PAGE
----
www.agp-abrasifs.com

www.optrafair.co.uk

Federation of Manufacturing Opticians www.fmo.co.uk

w.

AIM Specialty Materials www.aimspecialty.com

Arch Crown www.archcrown.com

OptoTech www.optotech.de

Fil-Tech Inc www.filtech.com

Automation & Robotics www.ar.b

Bühler Alzenau GmbH Business Area Leybold Optics www.buhlergroup.com

Groupe Couget Optical www.groupecouget.com

www.pads4labs.com

PBG Piezoelettrica Business General Srl www.pbg.it

Hong Kong Optical Fair www.hkopticalfair.com

Phantom Research Labs Inc www.phantomresearch.com

www.isucl.co.kr

POMDI-Herramientas De Diamante S.A. www.pomdi.com

www.kepets.com

ww

Cerium Optical Products www.ceriumoptical.com

Comes Fratelli Colombo S.r.l. www.comes.it

Comexpo – Silmo www.silmoparis.com

www.satisloh.com

www.laser2000ophthalmic.com

Schneider GmbH & Co. KG www.schneider-om.com

www.laserop.com

Contact Lens Manufacturers Association www.clma.net

www.ml-oc.com

www.scl-intl.com SEIKO Optical UK www.seiko-optical.co.uk

www.contamac.com

www.mido.it – www.mido.com

COTEC Gmbh www.cotec-gmbh.com

www.tecofrance.com

Norville Autoflow www.norville.co.uk

Reed Exhibition Companies www.reedexpo.com

OLA (Optical Laboratories Association) www.ola-labs.org

Fair & Cheer Inc www.fnc.com.tw

26

www.optical-world.co.uk

Omega L.E.D. Ltd “driven with integrity & excellence”

www.omegaled.co.uk

Wenzhou Int’l Optics Fair, China www.donnor.com


The International Suppliers Guide Circulates to over 11,500 readers in more than 100 countires www.optical-world.co.uk

IS YOUR COMPANY FEATURED HERE Telephone: (44) 1702 345443 Email: info@optical-world.co.uk W

October 2015

27


The International Suppliers Guide Circulates to over 11,500 readers in more than 100 countires www.optical-world.co.uk

28

www.optical-world.co.uk


The International Suppliers Guide Circulates to over 11,500 readers in more than 100 countires www.optical-world.co.uk

W

October 2015

29


The International Suppliers Guide Circulates to over 11,500 readers in more than 100 countires www.optical-world.co.uk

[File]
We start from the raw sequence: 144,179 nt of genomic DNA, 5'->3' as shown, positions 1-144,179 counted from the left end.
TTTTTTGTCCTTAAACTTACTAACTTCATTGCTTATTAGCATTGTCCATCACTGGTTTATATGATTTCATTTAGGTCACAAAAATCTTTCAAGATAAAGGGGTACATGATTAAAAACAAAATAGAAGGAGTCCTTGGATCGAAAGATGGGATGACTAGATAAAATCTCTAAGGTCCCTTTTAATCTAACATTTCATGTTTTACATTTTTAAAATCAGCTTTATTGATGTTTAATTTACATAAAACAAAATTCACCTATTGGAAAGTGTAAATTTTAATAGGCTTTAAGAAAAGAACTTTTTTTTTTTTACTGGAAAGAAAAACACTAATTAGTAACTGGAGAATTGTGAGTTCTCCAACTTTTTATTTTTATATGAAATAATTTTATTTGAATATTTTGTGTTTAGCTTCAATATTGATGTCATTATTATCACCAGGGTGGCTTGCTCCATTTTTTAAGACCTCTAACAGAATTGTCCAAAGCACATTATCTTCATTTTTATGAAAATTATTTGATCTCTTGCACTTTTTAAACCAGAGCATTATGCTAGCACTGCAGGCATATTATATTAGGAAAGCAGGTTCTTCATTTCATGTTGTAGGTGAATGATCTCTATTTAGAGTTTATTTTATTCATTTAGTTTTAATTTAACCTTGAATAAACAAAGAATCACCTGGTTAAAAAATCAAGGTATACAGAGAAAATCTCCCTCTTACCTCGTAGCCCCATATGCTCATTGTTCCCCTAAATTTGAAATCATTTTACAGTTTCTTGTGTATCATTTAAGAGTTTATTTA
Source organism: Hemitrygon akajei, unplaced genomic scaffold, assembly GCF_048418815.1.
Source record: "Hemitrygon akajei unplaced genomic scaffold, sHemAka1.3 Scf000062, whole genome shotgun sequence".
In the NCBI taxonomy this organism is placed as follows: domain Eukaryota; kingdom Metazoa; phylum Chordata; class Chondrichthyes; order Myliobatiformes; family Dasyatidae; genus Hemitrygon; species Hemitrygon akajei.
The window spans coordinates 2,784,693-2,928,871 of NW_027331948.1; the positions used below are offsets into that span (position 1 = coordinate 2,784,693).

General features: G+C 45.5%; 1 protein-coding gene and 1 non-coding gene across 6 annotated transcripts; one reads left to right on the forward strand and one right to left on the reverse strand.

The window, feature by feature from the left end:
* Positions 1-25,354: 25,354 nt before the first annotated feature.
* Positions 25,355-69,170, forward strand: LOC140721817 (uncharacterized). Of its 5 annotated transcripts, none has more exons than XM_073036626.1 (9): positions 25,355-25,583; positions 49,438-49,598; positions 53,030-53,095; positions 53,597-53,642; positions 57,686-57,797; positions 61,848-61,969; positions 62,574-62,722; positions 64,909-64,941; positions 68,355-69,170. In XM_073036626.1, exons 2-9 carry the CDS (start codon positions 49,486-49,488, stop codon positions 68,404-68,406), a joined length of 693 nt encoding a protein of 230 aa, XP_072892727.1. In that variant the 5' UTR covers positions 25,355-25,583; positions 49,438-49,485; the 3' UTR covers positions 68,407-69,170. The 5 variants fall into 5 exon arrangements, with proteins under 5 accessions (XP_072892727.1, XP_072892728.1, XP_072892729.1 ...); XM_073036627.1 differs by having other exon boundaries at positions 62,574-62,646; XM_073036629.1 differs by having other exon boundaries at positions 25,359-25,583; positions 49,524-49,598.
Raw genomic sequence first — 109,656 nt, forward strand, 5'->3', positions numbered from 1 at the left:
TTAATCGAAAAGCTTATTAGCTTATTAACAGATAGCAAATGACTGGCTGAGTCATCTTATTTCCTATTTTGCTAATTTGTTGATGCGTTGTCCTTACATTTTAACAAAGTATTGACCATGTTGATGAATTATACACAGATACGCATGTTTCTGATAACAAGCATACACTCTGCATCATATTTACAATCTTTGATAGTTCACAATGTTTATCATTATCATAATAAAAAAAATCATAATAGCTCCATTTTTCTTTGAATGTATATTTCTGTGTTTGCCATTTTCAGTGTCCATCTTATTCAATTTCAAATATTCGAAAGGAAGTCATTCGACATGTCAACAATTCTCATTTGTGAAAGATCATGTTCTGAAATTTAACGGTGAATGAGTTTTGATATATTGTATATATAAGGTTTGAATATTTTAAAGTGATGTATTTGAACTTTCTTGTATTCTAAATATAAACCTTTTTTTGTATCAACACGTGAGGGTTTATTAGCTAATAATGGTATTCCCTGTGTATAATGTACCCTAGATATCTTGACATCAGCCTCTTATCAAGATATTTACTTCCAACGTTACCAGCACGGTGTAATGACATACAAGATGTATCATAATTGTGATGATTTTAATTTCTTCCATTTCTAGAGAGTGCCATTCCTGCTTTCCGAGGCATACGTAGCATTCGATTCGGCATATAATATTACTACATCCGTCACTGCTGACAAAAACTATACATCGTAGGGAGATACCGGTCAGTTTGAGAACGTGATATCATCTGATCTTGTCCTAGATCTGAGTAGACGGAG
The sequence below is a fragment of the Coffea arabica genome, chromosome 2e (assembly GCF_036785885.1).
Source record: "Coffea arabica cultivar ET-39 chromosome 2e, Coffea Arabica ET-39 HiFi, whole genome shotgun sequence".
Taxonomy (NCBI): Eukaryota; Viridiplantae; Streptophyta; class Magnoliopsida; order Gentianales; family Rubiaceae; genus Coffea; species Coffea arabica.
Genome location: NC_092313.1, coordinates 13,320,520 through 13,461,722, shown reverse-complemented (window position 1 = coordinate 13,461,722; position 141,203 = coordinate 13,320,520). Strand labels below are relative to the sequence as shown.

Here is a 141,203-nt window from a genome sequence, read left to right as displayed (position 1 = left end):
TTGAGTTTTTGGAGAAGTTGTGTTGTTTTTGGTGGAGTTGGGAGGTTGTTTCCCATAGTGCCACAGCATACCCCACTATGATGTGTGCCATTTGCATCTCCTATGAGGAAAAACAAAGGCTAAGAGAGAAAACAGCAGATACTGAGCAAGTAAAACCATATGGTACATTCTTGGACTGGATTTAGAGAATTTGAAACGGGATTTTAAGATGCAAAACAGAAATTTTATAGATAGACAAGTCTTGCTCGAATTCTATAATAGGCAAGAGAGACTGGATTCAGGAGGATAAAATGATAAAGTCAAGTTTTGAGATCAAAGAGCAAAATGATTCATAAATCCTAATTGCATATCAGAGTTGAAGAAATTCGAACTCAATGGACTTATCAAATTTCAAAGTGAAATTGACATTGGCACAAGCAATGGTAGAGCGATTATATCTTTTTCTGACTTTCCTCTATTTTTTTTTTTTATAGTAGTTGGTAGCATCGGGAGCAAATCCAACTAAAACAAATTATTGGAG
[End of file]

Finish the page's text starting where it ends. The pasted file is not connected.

30

www.optical-world.co.uk


W

October 2015

31


2015/16 EXHIBITION DIARY 6-8 October

IOFT 2015 28th International Optical Fair, Tokyo, Japan

4-6 November

Hong Kong Optical Fair Hong Kong Convention and Exhibition Centre

7-9 December

VISION-X Dubai Optical and Ophthalmic Exhibition and Conference, Dubai World Trade Centre United Arab Emirates

2016 15-17 January

OPTI 2016 Munich, Germany

6-8 February

100% Optical ExCel, London, UK

24-26 February

16th China (Shanghai) International Optics Fair Shanghai World Expo Exhibition Centre P.R. China

27-29 February

MIDO Fiera Milano – Rho, Milan, Italy

18-20 March

Opta 22nd International Fair for Eye Optics Optometry and Ophthalmology Brno, Czech Republic

8-10 April

EXPOÓPTICA Feria de Madrid, Spain

9-11 April

OPTRAFAIR BIRMINGHAM 2016 NEC, Birmingham, UK

13-16 April

Expo Abióptica 2016 São Paulo, Brazil

15-17 April

International Vision Expo East Jacob Javits Convention Centre New York, USA

21-23 April

DIOPS 2016 The 15th Daegu International Optical Show Exco, Daegu, Korea

7-9 September

29th China International Exhibition Centre Beijing, PR China

The International Suppliers Guide Circulates to over 11,500 readers in more than 100 countires www.optical-world.co.uk

FORTHCOMING FEATURES december Issue

Survey: High Index Plastic Single Vision lenses If you wish your company to be included in the above survey please send relevant information to our technical editor Tony Jarratt email: tjarratt@techcons.co.uk 32

www.optical-world.co.uk


Spotlight on Asia www.diops.co.kr

www.easypower .com.hk

cal.com www.darwinopti

www.nidek.co.jp

www.gialens.com .tw

www.fnc.com.tw

www.toplens.cn

Hong Kong O Manufacturers A ptical ssociation www.h

www.isucl.co.kr

koptical.org.hk

www.sinjindia.com

s.com www.thintechlen

www.siof.cn ww w.ciof.cn


Optical World - October 2015